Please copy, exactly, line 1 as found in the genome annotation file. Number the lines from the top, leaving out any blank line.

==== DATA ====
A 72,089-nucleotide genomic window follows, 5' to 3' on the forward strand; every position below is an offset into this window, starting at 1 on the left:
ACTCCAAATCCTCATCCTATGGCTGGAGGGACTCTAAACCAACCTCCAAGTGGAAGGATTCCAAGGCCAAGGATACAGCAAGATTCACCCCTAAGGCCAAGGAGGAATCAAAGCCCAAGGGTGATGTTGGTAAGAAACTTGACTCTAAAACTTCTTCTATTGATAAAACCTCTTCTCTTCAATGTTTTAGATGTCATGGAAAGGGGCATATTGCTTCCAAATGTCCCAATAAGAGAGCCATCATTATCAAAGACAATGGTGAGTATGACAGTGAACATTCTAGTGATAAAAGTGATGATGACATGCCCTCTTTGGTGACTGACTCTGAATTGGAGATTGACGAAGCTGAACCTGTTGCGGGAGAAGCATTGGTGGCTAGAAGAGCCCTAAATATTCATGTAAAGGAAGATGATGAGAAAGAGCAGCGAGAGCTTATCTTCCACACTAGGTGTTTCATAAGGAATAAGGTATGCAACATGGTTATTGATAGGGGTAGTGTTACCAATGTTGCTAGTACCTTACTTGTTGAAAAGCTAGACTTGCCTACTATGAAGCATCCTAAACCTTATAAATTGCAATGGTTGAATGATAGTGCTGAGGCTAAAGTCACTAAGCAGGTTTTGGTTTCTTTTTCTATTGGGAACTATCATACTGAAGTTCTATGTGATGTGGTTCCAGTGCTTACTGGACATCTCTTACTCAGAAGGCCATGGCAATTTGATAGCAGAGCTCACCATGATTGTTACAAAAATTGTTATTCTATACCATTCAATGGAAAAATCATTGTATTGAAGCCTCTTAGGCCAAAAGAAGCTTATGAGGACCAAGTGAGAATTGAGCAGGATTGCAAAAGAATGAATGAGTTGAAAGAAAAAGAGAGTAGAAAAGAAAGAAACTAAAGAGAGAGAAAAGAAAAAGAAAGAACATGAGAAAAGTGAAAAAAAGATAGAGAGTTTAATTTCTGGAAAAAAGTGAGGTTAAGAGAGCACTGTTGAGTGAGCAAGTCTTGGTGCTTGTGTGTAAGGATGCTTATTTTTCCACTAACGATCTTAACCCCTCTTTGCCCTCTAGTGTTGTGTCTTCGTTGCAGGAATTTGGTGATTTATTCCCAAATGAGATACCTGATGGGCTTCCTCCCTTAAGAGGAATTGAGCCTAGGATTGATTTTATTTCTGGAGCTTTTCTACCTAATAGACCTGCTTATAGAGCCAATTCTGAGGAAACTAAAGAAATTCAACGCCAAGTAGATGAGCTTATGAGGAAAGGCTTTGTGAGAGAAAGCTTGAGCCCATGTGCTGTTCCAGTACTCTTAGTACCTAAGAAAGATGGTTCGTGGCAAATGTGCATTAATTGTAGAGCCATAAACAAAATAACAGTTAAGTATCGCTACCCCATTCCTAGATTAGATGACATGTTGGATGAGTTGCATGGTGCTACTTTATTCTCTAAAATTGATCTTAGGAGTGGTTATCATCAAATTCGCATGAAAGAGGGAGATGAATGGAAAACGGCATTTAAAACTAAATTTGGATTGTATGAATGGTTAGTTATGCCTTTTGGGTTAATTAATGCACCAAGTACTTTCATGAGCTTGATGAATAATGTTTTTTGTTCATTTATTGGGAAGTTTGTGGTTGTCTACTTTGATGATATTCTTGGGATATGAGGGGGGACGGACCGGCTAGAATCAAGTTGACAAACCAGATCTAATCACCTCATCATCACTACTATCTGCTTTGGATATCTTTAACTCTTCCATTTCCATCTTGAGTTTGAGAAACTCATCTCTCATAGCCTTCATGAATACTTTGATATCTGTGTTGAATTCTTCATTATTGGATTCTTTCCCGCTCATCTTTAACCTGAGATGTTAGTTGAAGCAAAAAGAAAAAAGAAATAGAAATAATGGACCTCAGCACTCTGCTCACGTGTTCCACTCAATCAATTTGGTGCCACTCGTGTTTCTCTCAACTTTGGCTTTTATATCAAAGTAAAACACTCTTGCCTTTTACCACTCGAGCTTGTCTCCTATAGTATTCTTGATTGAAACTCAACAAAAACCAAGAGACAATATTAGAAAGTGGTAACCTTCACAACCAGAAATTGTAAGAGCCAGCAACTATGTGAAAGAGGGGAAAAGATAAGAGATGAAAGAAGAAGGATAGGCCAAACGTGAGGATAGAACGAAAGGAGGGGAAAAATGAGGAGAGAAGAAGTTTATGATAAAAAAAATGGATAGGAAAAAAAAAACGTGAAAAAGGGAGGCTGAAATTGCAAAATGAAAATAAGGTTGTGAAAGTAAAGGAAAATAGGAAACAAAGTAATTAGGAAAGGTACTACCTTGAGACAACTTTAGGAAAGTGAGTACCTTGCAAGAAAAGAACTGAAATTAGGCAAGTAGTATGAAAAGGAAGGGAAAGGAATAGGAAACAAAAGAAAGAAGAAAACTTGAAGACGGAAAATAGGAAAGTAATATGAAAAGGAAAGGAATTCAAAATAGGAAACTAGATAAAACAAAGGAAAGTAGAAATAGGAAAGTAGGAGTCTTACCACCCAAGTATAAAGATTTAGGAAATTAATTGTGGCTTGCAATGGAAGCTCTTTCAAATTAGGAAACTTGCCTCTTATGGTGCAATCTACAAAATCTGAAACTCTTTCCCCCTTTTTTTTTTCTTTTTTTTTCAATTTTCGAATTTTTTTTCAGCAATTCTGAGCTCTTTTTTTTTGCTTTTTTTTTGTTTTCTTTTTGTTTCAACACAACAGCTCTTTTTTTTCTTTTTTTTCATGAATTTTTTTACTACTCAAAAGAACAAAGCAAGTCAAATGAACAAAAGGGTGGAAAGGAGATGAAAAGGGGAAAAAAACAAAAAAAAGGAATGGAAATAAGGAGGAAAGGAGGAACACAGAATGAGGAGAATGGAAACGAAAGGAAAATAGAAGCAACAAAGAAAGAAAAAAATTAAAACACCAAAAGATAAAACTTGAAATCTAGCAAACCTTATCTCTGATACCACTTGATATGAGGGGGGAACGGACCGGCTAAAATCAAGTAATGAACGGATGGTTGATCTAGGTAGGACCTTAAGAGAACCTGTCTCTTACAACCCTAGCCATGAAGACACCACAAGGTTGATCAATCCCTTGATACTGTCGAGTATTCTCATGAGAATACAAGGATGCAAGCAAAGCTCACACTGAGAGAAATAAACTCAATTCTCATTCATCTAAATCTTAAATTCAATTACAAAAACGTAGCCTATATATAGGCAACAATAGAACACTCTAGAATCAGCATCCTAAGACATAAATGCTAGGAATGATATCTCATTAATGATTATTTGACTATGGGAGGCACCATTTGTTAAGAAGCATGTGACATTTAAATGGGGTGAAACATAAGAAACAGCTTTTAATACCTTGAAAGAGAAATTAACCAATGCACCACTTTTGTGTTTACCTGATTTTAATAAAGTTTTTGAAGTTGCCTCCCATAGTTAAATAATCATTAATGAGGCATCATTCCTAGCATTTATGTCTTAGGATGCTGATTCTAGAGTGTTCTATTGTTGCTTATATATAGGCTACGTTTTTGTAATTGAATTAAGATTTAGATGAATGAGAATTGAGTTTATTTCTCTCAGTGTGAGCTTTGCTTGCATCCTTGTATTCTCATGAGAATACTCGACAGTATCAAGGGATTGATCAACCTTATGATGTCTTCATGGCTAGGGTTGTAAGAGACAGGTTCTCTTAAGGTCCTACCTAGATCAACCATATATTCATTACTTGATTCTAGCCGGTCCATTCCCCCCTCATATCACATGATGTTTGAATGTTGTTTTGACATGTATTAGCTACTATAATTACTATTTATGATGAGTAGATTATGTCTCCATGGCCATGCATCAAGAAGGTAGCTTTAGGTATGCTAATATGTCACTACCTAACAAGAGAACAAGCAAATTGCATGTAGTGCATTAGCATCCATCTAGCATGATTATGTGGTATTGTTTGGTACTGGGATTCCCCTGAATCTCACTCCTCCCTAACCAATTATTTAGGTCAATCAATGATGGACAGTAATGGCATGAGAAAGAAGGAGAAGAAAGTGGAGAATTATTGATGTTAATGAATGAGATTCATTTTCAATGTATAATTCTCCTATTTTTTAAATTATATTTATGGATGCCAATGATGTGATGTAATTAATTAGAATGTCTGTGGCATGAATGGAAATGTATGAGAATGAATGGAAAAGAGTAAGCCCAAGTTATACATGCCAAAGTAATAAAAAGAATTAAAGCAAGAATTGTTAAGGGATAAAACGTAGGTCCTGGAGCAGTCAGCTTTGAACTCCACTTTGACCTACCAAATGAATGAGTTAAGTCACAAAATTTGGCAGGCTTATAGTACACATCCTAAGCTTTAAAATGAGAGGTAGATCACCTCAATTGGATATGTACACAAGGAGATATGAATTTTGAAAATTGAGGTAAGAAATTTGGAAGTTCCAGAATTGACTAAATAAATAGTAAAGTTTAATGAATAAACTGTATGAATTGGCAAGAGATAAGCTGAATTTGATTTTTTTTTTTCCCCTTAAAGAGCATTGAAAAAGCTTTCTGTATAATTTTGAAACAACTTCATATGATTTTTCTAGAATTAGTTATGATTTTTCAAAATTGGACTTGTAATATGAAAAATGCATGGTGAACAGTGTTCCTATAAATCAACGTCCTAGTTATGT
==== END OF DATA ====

A 72,089-nucleotide genomic window follows, 5' to 3' on the forward strand; every position below is an offset into this window, starting at 1 on the left: